The Scented Hound

Abbreviated perfume & fragrance reviews from one man's perspective


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Flamenco by Ramon Monegal

WHAT I SMELL:  Flamenco dances open with a cotton candy raspberry that’s quickly met with a sweet and candied violet.  Very soon after, a soft orris makes a quick entrance making the super sweet opening something a bit more tame.  But don’t get me wrong, the perfume still remains in the confectionary, but now it includes a lovely musky undertow.  Soon the florals begin to break through with a rounded rose front and center.  Here, Flamenco begins to quickly grow and rise as it seems to spin wildly off of the skin.  It’s here that the perfume resides for some time; at times soft, at other times projecting greatly.  But each time it moves, Flamenco becomes a bit warmer and more comforting.  Flamenco doesn’t morph all that much after this point, and in the end the rose, mixed with the soured woods, wafts along as if they’re ready to once again start a fire on the dance floor.

From the Ramon Monegal website:

“I have submerged myself in an art known for its great emotional intensity and which comes from something rooted in my cultural origins, flamenco. Distinguished by its wild gestures, ferocious foot stamping, profound laments and guitar flourishes. Flamenco, my olfactory manifesto to the Andalusian character tattooed with fire on the soul of Spain. Flamenco is a profound and passionate art… it’s a unique state of mind. It’s my forbidden hypnotic fruit!” – Ramon Monegal

Top Notes:  Raspberry, Violet, Orris

Heart Notes:  Jasmin, Rosewood, Red Rose

Base Notes:  Musk, Amberwood, Cedarwood

WHAT IT SMELLS LIKE TO ME:  With the name Flamenco, can there be any other visual than a whirling Flamenco dancer?!

THREE ADJECTIVES THAT DESCRIBE FLAMENCOsweet, smooth, swirling

WHAT OTHERS ARE SAYING ABOUT FLAMENCO:  Australian Perfume Junkies, CaFleureBon

BOTTOM LINE:  Flamenco dances nicely for quite some time.  The candied opening is appealing and the pulsing rose in the heart is lovely.  Unfortunately for me, the soured wood is just a bit…too soured for too long for me.  But I have the feeling Flamenco is either a “love the dance or hate the dance” kind of perfume.


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Hand in Hand by Ramon Monegal

Hand in HandWHAT I SMELL:  Hand in Hand opens with this warm mentholated spiced rose, that feels like the rose petals have been tinged in a fire with incense.  The oud is smoky and strong and minute by minute the smoke grows in intensity, as if the smoke is being pushed through a pumping bellow.  Thankfully, after around the 10 minute mark, the smoke and oud start retreating behind the rose, which now is much cleaner than in the opening.  The rose, sanitized by the musk begins to become powdery and very dry.  But as it becomes dry, the incense and oud spar with the rose for domination.  Eventually, they pair up to share the stage, but the rose, combined with the musk make for this lightly candied cotton candied concoction topped with smoke.  Unfortunately, after around an hour, you’re left with a light rose musk dryer sheet.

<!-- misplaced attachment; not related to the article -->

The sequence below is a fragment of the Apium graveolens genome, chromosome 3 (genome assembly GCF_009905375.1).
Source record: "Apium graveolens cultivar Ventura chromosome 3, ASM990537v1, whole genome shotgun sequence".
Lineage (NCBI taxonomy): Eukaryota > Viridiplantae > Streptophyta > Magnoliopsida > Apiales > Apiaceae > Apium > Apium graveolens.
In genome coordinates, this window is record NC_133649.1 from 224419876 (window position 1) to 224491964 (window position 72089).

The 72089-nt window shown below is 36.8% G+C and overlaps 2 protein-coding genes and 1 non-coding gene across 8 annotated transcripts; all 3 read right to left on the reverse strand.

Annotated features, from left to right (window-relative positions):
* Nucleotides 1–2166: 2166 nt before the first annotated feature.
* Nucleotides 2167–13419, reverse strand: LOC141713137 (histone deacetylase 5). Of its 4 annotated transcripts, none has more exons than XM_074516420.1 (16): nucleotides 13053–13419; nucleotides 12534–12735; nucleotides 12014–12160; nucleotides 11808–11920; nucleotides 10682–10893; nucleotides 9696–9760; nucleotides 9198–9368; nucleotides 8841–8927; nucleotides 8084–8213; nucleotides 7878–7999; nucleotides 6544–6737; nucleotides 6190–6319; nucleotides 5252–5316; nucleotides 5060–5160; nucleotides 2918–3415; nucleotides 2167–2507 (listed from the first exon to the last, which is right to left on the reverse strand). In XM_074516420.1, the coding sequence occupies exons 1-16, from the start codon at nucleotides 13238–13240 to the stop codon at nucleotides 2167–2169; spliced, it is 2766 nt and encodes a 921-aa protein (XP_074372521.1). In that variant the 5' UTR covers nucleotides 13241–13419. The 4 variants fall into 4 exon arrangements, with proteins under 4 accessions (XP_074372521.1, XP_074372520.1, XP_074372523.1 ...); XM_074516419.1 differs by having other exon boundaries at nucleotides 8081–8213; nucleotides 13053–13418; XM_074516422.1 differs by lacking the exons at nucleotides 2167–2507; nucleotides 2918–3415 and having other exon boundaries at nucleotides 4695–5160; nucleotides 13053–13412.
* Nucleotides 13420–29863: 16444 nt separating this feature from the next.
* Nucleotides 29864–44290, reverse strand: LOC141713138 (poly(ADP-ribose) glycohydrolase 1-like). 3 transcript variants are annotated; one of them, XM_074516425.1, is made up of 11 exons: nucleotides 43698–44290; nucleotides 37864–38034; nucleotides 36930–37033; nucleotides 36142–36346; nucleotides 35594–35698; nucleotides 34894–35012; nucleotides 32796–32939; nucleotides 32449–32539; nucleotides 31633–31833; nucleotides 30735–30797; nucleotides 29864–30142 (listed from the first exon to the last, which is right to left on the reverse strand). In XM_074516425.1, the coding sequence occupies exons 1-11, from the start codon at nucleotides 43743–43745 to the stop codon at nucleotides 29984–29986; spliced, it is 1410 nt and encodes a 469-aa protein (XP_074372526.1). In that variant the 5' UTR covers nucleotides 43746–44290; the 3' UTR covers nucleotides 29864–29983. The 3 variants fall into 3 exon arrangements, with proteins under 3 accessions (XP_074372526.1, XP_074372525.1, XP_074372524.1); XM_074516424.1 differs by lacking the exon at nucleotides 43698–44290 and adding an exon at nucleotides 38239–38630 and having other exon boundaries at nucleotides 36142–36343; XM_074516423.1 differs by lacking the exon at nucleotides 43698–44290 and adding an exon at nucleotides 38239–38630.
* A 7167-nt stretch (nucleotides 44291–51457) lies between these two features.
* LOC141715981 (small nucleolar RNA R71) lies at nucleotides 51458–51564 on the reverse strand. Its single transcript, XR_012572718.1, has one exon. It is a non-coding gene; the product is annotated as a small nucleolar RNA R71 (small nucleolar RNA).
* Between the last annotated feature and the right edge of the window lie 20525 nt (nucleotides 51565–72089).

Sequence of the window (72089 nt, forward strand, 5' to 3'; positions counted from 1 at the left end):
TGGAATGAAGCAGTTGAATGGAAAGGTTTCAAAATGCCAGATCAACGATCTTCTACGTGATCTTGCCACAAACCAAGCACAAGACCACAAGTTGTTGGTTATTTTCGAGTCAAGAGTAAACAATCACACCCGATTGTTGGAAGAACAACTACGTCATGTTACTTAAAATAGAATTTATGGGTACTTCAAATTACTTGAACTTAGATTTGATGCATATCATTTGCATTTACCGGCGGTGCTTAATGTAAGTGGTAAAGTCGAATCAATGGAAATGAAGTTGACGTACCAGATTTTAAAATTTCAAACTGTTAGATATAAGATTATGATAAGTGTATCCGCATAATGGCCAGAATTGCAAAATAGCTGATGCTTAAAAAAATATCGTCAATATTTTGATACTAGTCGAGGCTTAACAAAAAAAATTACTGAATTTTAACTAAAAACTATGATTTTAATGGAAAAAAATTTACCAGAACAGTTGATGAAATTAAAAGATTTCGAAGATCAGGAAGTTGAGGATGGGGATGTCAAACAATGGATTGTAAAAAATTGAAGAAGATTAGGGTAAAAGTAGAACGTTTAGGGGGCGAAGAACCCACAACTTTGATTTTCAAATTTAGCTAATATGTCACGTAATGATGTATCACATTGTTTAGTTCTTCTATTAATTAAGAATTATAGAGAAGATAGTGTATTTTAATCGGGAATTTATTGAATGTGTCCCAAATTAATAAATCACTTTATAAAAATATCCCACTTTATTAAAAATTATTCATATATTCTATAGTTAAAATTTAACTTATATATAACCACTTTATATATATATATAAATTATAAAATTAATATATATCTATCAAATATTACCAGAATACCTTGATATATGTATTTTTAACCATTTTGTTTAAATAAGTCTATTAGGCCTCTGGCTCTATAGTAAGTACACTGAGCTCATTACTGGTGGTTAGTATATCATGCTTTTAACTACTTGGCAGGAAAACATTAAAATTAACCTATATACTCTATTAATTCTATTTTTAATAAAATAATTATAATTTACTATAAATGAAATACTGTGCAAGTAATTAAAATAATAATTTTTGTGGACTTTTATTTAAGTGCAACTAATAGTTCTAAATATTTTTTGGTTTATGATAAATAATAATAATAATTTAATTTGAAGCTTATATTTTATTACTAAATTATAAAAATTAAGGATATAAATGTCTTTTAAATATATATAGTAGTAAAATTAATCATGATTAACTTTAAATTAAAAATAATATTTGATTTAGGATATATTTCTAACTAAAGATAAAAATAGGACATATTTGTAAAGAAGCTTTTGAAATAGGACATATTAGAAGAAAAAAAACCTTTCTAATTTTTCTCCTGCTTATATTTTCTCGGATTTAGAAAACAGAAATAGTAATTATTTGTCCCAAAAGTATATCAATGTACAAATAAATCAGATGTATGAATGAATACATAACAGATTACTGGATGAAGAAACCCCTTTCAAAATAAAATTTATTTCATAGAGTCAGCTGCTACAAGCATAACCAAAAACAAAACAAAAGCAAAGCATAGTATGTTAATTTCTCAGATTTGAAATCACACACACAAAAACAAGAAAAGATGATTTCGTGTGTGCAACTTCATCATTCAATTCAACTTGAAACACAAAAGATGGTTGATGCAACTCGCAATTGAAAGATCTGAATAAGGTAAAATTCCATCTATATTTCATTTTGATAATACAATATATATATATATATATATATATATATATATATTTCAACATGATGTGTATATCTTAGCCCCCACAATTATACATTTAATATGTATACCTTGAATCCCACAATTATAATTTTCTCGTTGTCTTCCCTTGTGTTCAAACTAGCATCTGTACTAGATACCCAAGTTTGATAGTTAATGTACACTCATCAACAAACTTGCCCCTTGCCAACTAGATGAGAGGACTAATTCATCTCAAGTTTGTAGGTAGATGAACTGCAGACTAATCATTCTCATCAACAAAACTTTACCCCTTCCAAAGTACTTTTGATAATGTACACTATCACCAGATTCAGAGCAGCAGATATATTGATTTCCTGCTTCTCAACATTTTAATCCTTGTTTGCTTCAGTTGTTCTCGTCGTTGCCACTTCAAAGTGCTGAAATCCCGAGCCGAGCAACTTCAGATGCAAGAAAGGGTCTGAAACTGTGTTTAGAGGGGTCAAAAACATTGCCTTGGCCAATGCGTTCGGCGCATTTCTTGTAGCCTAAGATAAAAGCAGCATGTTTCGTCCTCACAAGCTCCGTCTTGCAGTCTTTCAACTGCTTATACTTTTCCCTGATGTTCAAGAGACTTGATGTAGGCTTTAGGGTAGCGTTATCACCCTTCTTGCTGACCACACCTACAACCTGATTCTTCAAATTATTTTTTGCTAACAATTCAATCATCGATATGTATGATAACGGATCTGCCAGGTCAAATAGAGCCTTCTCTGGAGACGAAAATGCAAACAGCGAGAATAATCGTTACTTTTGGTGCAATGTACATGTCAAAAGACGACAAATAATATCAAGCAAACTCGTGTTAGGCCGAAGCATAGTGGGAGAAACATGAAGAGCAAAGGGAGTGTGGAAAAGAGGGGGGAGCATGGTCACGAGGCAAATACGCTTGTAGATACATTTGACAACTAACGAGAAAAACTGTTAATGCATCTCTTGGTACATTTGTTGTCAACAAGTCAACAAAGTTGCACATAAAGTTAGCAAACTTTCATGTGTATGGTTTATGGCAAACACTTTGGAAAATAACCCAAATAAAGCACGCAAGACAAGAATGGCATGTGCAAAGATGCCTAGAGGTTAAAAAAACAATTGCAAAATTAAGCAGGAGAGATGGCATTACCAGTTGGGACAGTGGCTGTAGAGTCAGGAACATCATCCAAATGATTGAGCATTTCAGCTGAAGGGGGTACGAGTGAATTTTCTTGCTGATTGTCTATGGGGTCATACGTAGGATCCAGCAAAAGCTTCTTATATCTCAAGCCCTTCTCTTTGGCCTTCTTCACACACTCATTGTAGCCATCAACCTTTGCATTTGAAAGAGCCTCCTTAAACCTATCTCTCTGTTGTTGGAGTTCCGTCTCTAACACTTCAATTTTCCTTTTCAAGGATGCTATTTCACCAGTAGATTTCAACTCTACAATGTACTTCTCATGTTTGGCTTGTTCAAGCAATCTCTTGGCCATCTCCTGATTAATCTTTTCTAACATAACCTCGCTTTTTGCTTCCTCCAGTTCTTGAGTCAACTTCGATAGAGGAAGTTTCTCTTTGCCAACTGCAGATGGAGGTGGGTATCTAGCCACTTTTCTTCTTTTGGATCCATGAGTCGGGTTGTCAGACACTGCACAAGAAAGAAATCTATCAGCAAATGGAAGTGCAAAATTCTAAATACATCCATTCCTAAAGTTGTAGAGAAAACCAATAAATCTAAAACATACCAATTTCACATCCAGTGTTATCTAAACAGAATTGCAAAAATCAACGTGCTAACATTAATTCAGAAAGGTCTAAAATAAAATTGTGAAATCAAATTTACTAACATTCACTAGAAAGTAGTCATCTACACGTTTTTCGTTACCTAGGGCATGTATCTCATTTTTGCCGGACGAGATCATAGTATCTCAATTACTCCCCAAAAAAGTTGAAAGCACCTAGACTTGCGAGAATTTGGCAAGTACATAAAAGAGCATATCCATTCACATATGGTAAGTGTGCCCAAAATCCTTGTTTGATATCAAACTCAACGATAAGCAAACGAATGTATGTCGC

Notes:  Bulgarian rose, oud, spicy notes and musk

Casbah ClotheslineWHAT IT SMELLS LIKE TO ME: Hanging laundry in the Casbah.  It’s the smell of clean sheets washed with rose water that is met by the smell of spice and incense from the city below.

THREE ADJECTIVES THAT DESCRIBE HAND IN HAND: conflicted, smoky, over-musked

WHAT OTHERS ARE SAYING ABOUT HAND IN HAND: I couldn’t find any other reviews.

BOTTOM LINE: To me, this is one of those perfumes that I didn’t wear, but it wore me instead.  What started off as rather interesting (yet, kind of discordant), ended up being something that was rather bland and boring.  Hand in Hand feels like two hands that clearly missed the handshake.

  • Bone Rating: 2 out of possible 5 bones
  • Scent: Oriental Floral
  • Classification: Unisex
  • Expense: $200 for 50 ml Eau de Parfum


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Umbra by Ramon Monegal

WHAT I SMELL:  Opens with a surprising sweet, almost citrusy (although there is no citrus listed in the notes) vetiver that warms quickly into a peppered musk.  I’m not a huge fan of vetivers, but I like this because it’s not too green.  The pepper and musk ground this, making it a bit more earthy.  And hidden behind this muskiness is a sweet mossy woodiness that give this some life and depth.  As pleasant as this fragrance is, it pretty much disappeared from my skin after a few hours…and not just became faint, it really disappeared.

Notes: Haitian Vetiver root, Yugoslavian Tree Moss, Madagascar Black Pepper, Bourbon Geranium leaves, Canadian Fir Balsam and Tonka bean

WHAT IT SMELLS LIKE TO ME:  What I believe women want men to smell like.

THREE ADJECTIVES THAT DESCRIBE UMBRA:  safe, comfortable, easy

WHAT OTHERS ARE SAYING ABOUT UMBRA:  Olfactoria’s Travels, Parfumistan’s Blogg, Bois de Jasmin

BOTTOM LINE:  Umbra is a nice and pleasant vetiver and a good one for those who don’t lean towards liking them.  I just wish it would last longer on my skin.  Although this is considered a unisex scent, I do believe it leans pretty masculine.

  • Bone Rating: 3.5 out of 5 possible bones
  • Scent: Fougere – woody – spicy
  • Nose: Ramon Monegal
  • Classification: Unisex, leans masculine
  • Expense: $185 for 50ml EdP